Body and Society 24 (4):58-86 (2018)
AbstractOver the last few decades feminists, science and technology studies scholars and others have grappled with how to take materiality into account in understanding social practices, subjectivity and events. One key area for these debates has been drug use and addiction. At the same time, neuroscientific accounts of drug use and addiction have also arisen. This development has attracted criticism as simplistically reinstating material determinism. In this article we draw on 80 interviews with health professionals directly involved in drug-related public policy and service provision in three countries to identify the main ways the neuroscience of addiction is understood. We analyse these understandings using contemporary posthumanist theory to develop new options for conceptualizing matter in public responses to addiction. We close by calling for a new approach to addiction and the brain based on a process model of materiality and public debate.
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References found in this work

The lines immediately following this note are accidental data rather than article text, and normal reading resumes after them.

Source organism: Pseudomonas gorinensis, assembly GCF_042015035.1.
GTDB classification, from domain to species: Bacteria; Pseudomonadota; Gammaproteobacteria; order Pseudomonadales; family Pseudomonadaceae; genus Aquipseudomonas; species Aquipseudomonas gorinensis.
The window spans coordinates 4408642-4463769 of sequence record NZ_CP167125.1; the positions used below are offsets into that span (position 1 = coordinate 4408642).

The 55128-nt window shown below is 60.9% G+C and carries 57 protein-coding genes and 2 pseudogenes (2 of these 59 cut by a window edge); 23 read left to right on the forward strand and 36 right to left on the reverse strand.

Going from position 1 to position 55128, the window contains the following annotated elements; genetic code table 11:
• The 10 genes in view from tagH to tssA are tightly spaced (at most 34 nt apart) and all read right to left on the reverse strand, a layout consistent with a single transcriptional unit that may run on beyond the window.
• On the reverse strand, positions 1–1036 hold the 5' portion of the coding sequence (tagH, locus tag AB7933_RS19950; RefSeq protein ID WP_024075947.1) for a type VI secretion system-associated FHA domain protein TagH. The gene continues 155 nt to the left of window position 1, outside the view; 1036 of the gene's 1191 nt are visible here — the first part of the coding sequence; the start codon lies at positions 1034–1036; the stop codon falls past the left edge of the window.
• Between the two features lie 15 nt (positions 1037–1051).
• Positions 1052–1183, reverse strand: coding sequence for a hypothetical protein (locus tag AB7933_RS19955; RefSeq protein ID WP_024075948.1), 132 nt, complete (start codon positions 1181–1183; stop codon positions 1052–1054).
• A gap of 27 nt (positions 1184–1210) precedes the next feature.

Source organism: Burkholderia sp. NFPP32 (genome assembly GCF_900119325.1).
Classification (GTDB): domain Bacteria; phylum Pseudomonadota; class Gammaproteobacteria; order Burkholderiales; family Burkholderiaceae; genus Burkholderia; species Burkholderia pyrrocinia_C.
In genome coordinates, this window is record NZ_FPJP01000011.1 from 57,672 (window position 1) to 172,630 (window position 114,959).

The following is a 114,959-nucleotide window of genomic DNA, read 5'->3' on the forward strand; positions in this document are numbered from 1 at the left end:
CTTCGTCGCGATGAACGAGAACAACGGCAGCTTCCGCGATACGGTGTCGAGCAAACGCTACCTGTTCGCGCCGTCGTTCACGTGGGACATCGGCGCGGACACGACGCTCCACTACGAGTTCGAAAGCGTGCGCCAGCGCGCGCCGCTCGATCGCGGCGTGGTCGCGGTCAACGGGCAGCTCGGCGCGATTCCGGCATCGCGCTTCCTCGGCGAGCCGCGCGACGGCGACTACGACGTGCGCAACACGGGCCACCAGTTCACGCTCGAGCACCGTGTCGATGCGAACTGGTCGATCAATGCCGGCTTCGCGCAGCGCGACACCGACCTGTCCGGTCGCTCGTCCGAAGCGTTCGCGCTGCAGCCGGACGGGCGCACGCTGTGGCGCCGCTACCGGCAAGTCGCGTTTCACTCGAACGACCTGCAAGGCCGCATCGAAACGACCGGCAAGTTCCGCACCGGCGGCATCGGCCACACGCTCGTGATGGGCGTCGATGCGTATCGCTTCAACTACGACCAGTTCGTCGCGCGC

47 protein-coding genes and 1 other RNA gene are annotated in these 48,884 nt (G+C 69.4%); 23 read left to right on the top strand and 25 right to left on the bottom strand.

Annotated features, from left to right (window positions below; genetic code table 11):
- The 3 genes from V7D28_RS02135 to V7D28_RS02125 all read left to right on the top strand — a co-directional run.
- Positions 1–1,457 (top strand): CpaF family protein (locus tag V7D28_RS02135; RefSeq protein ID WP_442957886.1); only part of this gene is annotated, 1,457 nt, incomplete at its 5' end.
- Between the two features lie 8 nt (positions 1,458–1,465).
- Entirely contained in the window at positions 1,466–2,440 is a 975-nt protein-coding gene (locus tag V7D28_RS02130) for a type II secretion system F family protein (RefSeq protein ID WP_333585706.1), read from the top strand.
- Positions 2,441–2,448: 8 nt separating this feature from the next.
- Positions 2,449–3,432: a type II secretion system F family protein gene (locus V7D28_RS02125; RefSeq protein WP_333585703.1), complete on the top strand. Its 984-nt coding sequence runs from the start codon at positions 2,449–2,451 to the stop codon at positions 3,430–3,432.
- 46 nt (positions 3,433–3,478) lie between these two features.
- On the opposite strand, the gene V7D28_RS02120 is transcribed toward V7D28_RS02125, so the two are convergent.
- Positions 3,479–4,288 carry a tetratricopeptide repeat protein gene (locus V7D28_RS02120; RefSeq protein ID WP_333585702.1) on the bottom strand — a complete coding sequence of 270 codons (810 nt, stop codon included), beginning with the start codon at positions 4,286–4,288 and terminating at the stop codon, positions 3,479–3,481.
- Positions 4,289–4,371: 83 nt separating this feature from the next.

Why Has Critique Run Out of Steam? From Matters of Fact to Matters of Concern.Bruno Latour - 2004 - Critical Inquiry 30 (2):225-248.
Posthumanist Performativity : Toward an Understanding of How Matter Comes to Matter.Karen Barad - 2006 - In Deborah Orr (ed.), Belief, Bodies, and Being: Feminist Reflections on Embodiment. Rowman & Littlefield Publishers.
Biocultural Creatures: Toward a New Theory of the Human.Samantha Frost - 2016 - Duke University Press.
Citations of this work
Mapping the Drugged Body: Telling Different Kinds of Drug-Using Stories.Fay Dennis - 2020 - Body and Society 26 (3):61-93.
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